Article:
Cyclists who receive tickets while pedaling their bikes can get them dismissed by passing a self-paced online course.
The Center for Cycling Education in Austin started offering in-person cycling courses in July 2010. Two classes are offered — one geared toward basic cycling safety and another aimed at people who want to get a traffic ticket deferred.
This spring, the center put both courses online.
Now students can log into a website to take the self-paced courses, which cover topics such as when it’s safe to ride in the middle of a lane of moving vehicles, where in Austin biking on a sidewalk is prohibited and how to stay visible while riding.
The two classes are similar, but the defensive cycling version includes additional information about bike crashes and how people behave in traffic. It also skips a segment about basic bike handling skills. In order to get a ticket deferred, participants must take the class (and pass the included quizzes), submit a special form and pay their court fee.
I logged in to check it out.
I zipped through most of the basic skills class pretty easily in a couple of hours. One thing I liked? With a click on an icon, you can quickly see information about city and state laws related to the topic at hand. The accompanying videos are pretty good, too.
I learned some interesting statistics in the defensive cycling class, which takes a little longer.
Across the country, about 1 percent of trips are made by bicycle. In Austin, that number is 3 percent. But it’s even higher in the bicycle mecca of Portland, Ore., where 6 percent of trips are made on two wheels.
Booze or drugs, dark clothing, riding the wrong direction, not yielding right of way, improper turns and not obeying signs or signals all cause collisions. In Austin, an average of 315 crashes between bicyclists and motor vehicles are reported each year. Of those, about 90 percent cause injuries to the cyclist — a good reminder that it’s a lot more dangerous to make a risky move on a bike than in a car.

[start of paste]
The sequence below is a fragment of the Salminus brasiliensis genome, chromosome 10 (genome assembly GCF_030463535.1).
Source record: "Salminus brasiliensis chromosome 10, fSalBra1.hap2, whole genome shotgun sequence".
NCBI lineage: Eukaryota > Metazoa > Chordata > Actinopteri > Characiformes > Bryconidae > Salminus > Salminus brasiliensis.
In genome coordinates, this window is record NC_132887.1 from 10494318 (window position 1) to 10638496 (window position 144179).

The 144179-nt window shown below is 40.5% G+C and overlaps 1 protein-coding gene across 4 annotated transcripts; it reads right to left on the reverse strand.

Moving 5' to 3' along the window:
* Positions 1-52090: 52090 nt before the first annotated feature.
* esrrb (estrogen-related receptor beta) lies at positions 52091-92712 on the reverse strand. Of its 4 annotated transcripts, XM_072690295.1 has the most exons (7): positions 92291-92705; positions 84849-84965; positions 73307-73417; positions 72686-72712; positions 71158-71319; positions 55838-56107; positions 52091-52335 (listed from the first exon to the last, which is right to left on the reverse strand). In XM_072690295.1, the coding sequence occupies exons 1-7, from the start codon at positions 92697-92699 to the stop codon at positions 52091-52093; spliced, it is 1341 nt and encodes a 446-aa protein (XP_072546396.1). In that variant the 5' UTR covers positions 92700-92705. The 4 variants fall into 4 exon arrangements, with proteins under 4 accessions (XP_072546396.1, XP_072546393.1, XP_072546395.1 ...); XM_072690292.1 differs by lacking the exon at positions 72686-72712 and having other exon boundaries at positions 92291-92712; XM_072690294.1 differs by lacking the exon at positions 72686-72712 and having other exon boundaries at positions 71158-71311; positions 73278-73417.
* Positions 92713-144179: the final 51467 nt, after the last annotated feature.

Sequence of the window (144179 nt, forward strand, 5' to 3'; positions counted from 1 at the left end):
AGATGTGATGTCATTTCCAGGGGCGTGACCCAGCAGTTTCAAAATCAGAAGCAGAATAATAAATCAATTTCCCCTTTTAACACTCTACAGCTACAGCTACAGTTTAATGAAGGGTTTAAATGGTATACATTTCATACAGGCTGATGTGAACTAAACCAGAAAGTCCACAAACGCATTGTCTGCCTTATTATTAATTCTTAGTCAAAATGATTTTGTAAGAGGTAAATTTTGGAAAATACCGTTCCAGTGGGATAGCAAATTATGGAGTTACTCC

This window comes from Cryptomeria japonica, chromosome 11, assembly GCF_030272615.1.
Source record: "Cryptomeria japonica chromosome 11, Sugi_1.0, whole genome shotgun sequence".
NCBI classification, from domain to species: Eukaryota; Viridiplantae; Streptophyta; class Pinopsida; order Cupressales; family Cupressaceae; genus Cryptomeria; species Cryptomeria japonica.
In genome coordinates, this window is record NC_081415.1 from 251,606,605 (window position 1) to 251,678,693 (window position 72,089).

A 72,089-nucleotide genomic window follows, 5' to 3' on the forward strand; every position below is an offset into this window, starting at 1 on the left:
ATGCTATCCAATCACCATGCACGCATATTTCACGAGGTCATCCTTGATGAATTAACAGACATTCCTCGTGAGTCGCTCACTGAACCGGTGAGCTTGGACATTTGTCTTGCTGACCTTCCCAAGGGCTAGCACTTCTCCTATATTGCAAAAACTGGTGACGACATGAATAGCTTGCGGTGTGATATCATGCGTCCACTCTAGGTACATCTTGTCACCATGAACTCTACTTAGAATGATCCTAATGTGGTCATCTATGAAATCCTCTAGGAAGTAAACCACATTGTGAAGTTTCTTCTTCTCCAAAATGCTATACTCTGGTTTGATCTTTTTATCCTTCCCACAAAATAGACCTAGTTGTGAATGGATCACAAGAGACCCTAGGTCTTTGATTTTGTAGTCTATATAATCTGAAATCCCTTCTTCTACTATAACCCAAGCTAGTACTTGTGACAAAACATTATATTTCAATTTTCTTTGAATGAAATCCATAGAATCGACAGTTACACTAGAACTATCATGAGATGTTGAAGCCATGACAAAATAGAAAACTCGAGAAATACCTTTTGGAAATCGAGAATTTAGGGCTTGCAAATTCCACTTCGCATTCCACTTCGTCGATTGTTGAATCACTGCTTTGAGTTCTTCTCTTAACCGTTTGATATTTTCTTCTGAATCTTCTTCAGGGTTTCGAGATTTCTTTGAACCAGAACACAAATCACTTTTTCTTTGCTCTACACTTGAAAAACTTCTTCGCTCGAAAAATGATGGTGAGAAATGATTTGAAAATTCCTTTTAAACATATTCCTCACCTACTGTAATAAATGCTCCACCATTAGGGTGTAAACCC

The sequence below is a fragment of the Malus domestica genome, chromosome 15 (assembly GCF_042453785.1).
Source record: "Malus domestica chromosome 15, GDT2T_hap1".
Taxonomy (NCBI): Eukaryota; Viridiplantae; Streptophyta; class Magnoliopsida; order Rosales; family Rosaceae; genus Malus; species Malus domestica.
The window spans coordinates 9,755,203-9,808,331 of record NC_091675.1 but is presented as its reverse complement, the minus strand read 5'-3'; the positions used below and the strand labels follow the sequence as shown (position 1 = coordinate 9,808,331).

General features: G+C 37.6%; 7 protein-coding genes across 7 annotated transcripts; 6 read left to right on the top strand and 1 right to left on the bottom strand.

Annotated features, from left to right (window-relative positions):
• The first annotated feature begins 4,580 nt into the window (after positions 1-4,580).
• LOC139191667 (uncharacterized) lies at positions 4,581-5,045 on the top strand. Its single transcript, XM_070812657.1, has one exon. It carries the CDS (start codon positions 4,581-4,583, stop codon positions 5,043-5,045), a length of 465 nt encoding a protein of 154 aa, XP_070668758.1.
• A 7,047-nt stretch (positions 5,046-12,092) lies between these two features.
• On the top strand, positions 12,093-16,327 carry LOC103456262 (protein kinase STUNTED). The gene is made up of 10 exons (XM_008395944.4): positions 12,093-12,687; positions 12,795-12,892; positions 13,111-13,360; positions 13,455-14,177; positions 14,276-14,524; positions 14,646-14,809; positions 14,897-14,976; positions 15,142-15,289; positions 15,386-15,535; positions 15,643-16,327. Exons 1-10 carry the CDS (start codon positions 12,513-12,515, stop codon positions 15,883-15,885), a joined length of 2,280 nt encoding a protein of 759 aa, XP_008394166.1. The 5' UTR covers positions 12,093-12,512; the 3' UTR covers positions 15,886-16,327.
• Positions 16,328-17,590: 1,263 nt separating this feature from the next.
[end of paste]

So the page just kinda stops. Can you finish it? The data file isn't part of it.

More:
The best part was a video included in the course titled “It’s a Three Way Street,” which showed overhead footage of a busy New York City street. Between the bikes wobbling diagonally through the intersection to vehicles making illegal turns and pedestrians wandering where they shouldn’t, it reminded me how crazy things get out there.
Another message that came through loud and clear is that it’s not just cyclists, not just motorists and not just pedestrians who disobey traffic laws. A common factor among those who do, though, is a belief that their trip or needs are more important than those of others.
“We’re trying to change ingrained behavior. It’s really important to know what the possible consequences for your actions are if you’re disobeying the law,” said Allan Dunlop, founder of The Center for Cycling Education, a master instructor with the League of American Bicyclists and creator of the course.
“As cyclists, everything we do or do not do communicates something to the people around us. We need to work to get people to consider what message they’re getting across to others on the road,” he said. “It’s a matter of personal responsibility.”
Nearly 500 people have taken the classes since they were created in July 2010.
The classroom version of the course is offered from 6-9 p.m. the first Wednesday of the month at an as yet undetermined downtown location and from 6-9 p.m. the first Saturday of the month at the REI at 601 N. Lamar Boulevard. The online version is available at www.thecce.org. Tuition is $25.